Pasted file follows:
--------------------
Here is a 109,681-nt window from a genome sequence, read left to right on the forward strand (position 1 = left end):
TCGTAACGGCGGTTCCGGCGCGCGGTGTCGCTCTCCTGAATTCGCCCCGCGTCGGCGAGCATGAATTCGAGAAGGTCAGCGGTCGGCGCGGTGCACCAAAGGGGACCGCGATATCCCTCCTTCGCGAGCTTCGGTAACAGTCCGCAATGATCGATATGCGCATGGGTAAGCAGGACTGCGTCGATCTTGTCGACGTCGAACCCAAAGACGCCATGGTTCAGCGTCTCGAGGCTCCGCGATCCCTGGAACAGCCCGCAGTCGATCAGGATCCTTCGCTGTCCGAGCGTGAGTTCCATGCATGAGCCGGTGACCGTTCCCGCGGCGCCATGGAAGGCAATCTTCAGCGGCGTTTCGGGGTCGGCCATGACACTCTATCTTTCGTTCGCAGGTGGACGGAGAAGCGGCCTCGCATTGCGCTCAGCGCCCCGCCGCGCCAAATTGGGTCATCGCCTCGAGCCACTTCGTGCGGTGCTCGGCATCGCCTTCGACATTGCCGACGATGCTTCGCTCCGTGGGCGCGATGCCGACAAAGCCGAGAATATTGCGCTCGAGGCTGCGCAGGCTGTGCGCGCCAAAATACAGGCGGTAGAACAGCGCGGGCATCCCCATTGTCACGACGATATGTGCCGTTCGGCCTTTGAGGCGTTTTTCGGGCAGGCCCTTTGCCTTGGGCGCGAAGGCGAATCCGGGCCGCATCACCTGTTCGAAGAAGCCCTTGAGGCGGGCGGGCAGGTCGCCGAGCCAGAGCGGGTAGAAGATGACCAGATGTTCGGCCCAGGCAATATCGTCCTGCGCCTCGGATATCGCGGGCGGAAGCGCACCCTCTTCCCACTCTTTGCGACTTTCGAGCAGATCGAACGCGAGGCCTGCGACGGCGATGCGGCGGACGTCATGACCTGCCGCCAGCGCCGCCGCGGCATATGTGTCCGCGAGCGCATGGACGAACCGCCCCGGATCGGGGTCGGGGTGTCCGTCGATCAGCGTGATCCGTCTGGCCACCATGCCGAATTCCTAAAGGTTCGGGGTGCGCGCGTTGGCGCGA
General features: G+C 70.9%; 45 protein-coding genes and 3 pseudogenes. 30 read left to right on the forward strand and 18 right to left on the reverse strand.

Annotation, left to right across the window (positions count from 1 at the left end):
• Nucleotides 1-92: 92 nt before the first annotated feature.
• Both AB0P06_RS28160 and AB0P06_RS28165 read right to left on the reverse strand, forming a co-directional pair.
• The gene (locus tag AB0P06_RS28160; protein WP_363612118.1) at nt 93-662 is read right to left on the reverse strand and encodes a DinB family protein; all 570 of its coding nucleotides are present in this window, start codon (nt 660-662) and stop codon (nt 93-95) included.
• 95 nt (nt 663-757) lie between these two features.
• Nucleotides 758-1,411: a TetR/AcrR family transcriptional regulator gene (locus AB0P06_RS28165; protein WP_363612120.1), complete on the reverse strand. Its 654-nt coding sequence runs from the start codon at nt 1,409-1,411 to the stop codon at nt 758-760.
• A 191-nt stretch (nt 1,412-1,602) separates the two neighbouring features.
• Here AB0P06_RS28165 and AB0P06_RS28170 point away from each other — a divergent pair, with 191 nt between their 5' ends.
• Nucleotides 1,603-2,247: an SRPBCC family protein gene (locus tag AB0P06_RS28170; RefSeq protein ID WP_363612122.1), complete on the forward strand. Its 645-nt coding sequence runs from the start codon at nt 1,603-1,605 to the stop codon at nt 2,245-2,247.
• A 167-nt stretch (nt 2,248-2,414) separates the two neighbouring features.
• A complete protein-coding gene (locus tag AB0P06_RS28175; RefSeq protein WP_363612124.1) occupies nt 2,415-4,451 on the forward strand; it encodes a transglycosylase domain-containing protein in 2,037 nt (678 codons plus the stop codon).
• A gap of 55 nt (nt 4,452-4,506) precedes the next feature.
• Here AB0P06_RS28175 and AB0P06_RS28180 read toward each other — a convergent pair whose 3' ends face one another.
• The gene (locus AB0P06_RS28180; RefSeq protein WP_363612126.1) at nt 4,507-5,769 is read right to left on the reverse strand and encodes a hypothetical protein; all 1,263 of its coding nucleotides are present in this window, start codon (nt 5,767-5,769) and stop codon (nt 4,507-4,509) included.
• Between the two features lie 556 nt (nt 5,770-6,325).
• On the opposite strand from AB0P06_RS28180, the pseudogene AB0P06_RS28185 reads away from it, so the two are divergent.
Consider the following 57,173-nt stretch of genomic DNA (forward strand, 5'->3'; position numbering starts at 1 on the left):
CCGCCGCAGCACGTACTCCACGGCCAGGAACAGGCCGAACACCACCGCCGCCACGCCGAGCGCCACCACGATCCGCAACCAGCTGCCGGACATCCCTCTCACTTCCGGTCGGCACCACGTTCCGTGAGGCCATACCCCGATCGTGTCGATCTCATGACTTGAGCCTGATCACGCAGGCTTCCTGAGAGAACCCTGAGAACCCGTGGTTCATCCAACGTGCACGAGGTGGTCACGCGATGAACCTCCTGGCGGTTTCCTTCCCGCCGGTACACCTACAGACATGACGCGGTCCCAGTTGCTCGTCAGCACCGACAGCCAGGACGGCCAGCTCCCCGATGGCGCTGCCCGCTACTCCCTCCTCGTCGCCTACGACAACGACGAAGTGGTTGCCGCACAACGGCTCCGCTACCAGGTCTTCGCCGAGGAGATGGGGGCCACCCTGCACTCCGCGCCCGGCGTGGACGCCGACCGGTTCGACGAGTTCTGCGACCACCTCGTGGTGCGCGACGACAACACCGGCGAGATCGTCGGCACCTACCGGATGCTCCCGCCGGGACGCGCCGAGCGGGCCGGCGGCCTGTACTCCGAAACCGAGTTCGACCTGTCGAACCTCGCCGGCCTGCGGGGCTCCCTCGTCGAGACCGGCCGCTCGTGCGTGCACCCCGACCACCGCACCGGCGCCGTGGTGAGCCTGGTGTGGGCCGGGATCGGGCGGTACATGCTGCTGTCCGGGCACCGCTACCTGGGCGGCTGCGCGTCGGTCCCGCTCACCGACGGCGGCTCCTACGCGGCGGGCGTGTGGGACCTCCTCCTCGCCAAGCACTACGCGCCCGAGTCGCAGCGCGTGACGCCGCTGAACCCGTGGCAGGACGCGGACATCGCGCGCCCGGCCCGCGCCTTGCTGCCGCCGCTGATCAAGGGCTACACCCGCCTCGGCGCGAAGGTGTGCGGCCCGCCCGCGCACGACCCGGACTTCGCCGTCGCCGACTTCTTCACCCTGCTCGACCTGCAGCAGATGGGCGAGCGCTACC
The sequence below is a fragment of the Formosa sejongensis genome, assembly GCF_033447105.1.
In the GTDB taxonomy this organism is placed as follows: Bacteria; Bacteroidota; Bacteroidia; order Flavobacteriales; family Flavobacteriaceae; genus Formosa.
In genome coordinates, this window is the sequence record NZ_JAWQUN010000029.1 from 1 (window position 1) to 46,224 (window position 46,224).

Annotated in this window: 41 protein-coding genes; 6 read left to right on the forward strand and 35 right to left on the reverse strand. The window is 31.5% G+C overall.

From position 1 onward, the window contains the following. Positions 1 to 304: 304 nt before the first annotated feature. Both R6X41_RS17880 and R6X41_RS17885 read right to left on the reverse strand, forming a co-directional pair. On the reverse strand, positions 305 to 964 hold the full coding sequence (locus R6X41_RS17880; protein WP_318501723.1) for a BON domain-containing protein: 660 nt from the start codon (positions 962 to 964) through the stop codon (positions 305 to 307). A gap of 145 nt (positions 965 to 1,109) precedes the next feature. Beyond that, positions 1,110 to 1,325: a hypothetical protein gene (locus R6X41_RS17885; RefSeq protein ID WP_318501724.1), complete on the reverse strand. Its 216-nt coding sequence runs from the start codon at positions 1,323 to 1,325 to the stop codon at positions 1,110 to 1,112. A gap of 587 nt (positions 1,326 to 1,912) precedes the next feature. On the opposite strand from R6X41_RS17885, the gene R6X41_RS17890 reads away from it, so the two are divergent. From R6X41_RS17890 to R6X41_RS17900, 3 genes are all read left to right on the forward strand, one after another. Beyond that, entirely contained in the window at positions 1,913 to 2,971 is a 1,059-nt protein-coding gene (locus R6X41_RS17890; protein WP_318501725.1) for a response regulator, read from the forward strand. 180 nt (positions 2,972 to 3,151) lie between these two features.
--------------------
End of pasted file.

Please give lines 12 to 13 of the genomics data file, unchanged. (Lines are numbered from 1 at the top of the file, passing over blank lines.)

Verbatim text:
• Nucleotides 1,603-2,247: an SRPBCC family protein gene (locus tag AB0P06_RS28170; RefSeq protein ID WP_363612122.1), complete on the forward strand. Its 645-nt coding sequence runs from the start codon at nt 1,603-1,605 to the stop codon at nt 2,245-2,247.
• A 167-nt stretch (nt 2,248-2,414) separates the two neighbouring features.